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You are here: MacNN Forums > Community > MacNN Lounge > Photoshop still a valid tool for photographers? [A photo rassay]

Photoshop still a valid tool for photographers? [A photo rassay]
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Apr 4, 2008, 05:25 AM
 


This photo is interesting to me in the light of the recent Aperture/Lightroom vs Photoshop debate that has sprung up - especially in the last few days regarding Adobe's no show of a Mac 64 bit version until CS5. (See John Nack's blog, the Wired article on the same and John Siracusa's take on Adobe vs Apple)

While Aperture (and Lightroom) are fantastic tools for us photographers, and Photoshop still continues to be an invaluable illustrative and artistic tool - the all powerful toolbox it is, there are simply some things that requires Photoshop still even in the field of photography.

This photo is such an example. While local adjustment tools in Aperture (and Lightroom) are available, we are really thrown back to the pre-3.0 Photoshop days here. Namely sans layers. I literally grew up with Photoshop, manipulating my scanned in primary school class photographs in Photoshop 1.0 to humorous effect. And when 3.0 arrived I didn't know how to make heads or tails with layers. This might seem strange to a Photoshop user today - but back then the paradigm shift was so strange to me that I continued to edit images the way I had always done it: Using local adjustments with selections. And I did so for quite some time.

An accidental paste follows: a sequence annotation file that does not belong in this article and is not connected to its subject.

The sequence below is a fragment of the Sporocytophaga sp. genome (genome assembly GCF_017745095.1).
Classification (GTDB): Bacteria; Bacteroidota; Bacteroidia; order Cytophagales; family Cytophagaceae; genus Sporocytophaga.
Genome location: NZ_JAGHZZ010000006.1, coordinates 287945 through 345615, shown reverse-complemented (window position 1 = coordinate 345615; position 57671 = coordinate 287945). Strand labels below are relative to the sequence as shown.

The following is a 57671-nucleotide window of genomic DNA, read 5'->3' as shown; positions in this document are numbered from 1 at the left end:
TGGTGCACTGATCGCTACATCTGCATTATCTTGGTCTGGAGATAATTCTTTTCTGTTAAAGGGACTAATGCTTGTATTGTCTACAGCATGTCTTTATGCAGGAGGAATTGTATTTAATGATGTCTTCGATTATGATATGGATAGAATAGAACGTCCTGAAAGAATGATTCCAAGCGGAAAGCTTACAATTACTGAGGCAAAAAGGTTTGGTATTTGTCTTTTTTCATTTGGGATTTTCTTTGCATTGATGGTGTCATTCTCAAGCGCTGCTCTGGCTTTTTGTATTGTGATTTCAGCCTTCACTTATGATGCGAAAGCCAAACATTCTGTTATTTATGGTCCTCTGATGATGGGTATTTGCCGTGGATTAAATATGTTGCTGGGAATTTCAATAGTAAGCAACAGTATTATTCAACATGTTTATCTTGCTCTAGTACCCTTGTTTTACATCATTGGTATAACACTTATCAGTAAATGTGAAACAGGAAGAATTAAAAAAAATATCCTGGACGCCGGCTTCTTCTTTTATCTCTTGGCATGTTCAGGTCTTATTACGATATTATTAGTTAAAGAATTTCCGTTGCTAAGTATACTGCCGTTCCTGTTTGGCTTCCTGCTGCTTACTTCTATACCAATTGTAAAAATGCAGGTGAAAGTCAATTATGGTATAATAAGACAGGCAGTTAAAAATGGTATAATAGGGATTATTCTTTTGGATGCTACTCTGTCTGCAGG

Which brings me back to this image:



Trying to correct the exposure, WB and colour casts that were present on the image as a whole turned out to be nigh impossible. I could either blow out the sky, turn the grass yellow or just live with an almost silhouetted Francesca there.

Or I could use layers.

So I made my overall image adjustments so that the sky and grass were kept nice and balanced as well as a nice summery saturation. This made Frankie here look like a darkened lobster though, as well as having a very ugly blue cast on her dress that made it blend into the sky.



Then I brought it from Aperture in to Photoshop and started masking her out from the background using the magnetic selection tool. I normally use the pen tool for masking, but for this purpose a quick and dirty mask that I could adjust later with brushes was enough. Plus I am lazy.

I now had a layer with just Francesca that I could apply adjustments to separate from the background. I brightened it considerably, but not so much that it looked unnatural. I then had to airbrush out the highlights from the layer that were blown out by the exposure adjustments. A manual highlight/shadows if you wish.

This left the dress, which still had a dark blue cast to it. I masked it out, created a new layer and did the adjustments. It got desaturated and curve adjusted. I then adjusted the blending opacity down to where it looked the most natural.

I don't claim the image to be perfect - far from it - but compared to the original it is night and day, and it saved a picture that would have otherwise been thrown away if Aperture had been my only tool in my toolbox.

And thus concludes my rant/essay (hence rassay). Thank you for your time.

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OreoCookie
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Apr 4, 2008, 06:01 AM
 
Have you tried Dodge & Burn in Aperture 2.1?
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Peter
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Apr 4, 2008, 06:23 AM
 
which photo was edited with which software?
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Apr 4, 2008, 10:58 AM